How Dangerous Is Drinking Alcohol While Pregnant?

Find out what experts have to say about drinking alcohol while pregnant.

If you are expecting, you’ve probably heard some anecdotal advice on drinking alcohol while pregnant. It’s common for friends, relatives and even strangers to offer their opinions, such as…

“My mom drank throughout her pregnancy; everyone did back then.”

“My doctor said an occasional beer is okay.”

“Mothers in France drink a glass of wine every night!”

All of the conflicting advice can feel overwhelming, so let’s learn from the experts and leave the rest. According to the Centers for Disease Control and Prevention, no amount of alcohol has been proven to be safe for pregnant women and their babies. This includes all types of alcohol like beer, wine and liquor.

What are the dangers?

Because everything pregnant mothers consume passes through the umbilical cord to their baby, drinking alcohol can have dangerous effects. Consuming alcohol during pregnancy has been linked to miscarriage, stillbirth and birth defects.

Babies exposed to alcohol are at risk for fetal alcohol syndrome (FAS). This syndrome can affect just about every area of development. Children with FAS have trouble with coordination, behaviour and attention. They often experience difficulty in school and learning disabilities. This syndrome can also affect vision, hearing, kidney function and heart health.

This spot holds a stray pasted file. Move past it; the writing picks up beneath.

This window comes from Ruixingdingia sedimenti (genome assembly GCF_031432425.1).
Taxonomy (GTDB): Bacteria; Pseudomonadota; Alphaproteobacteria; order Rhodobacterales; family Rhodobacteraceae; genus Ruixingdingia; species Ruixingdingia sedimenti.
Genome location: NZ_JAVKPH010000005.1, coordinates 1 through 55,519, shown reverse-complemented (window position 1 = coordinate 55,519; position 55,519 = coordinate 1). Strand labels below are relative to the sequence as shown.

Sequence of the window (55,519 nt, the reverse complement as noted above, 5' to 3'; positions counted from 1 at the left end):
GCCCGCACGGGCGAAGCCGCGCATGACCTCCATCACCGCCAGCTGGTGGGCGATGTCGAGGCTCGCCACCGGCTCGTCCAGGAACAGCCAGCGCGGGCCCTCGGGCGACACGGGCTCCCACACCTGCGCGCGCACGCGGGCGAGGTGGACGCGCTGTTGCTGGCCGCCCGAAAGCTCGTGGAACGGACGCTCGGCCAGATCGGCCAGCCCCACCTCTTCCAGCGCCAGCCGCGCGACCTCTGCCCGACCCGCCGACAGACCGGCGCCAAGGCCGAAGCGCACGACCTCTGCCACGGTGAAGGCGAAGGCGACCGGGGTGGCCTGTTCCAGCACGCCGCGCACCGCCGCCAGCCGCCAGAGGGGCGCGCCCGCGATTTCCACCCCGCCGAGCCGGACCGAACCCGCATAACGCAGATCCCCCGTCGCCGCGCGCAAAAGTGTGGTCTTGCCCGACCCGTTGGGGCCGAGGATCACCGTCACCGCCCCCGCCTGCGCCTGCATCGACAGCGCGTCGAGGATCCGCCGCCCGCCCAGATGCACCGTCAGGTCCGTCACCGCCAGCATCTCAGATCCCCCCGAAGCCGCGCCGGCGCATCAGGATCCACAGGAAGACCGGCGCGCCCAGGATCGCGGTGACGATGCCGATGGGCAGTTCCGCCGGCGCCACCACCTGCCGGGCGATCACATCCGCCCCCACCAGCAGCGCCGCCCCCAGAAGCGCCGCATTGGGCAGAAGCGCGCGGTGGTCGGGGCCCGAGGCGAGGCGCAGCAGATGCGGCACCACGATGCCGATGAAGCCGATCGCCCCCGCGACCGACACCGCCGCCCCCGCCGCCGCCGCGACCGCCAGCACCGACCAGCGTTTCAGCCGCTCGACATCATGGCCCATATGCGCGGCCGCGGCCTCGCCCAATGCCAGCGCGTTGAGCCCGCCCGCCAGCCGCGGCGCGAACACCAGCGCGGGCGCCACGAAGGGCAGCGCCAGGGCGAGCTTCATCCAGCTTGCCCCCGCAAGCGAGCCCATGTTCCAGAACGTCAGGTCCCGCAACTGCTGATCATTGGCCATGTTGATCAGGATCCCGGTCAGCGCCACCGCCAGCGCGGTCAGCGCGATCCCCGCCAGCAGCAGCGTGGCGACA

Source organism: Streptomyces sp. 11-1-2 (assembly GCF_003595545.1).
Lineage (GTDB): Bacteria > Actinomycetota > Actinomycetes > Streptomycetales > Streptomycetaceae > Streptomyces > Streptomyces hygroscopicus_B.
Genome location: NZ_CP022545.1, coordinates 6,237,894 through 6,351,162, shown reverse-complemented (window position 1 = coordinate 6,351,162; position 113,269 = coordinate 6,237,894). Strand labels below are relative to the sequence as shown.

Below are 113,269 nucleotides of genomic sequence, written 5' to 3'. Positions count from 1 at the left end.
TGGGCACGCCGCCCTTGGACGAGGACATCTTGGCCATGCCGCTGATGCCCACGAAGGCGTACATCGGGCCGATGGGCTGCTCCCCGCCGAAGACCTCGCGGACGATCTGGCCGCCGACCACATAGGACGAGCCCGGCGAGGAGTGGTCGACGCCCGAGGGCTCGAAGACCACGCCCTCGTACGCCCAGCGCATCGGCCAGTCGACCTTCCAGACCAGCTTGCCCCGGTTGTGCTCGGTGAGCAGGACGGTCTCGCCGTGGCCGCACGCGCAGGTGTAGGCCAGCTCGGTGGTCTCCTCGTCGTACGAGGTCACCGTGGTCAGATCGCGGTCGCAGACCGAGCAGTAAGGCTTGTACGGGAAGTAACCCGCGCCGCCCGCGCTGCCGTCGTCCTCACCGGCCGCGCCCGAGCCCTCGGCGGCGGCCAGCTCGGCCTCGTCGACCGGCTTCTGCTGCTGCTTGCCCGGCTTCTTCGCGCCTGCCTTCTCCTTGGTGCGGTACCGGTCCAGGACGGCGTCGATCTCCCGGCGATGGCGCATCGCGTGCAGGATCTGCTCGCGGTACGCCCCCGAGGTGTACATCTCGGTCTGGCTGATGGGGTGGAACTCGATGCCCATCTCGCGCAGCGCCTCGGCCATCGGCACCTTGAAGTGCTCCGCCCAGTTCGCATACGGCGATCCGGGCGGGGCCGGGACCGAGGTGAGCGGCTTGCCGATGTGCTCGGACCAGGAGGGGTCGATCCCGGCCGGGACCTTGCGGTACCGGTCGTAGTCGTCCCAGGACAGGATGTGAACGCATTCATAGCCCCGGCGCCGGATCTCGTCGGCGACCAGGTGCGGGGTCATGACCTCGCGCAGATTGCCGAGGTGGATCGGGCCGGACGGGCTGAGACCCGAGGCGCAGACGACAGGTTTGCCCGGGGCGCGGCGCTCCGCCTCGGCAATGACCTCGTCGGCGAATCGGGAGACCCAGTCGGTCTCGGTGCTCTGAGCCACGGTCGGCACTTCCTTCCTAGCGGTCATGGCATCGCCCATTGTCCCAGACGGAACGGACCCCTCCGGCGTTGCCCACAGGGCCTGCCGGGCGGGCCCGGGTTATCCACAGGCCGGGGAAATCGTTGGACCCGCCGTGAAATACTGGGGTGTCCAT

As a new mom, you’re no doubt doing everything you can to keep your baby safe and healthy (like avoiding certain foods). Save yourself any extra worry by steering clear of alcohol for the time being.

Is any amount of alcohol safe?

Though it is unclear what amount of alcohol causes these issues, the Canadian Paediatric Society recommends avoiding all alcohol during pregnancy. It’s also uncertain when these birth defects can occur, so there is no safe trimester to have alcohol.

If you believe that you had alcohol before realizing you were pregnant or have any concerns at all, it’s always best to check in with your trusted doctor. The two of you can discuss risks and make a plan to keep you and your baby healthy.

Next, learn whether or not you can drink coffee while pregnant.

Originally Published on Taste of Home

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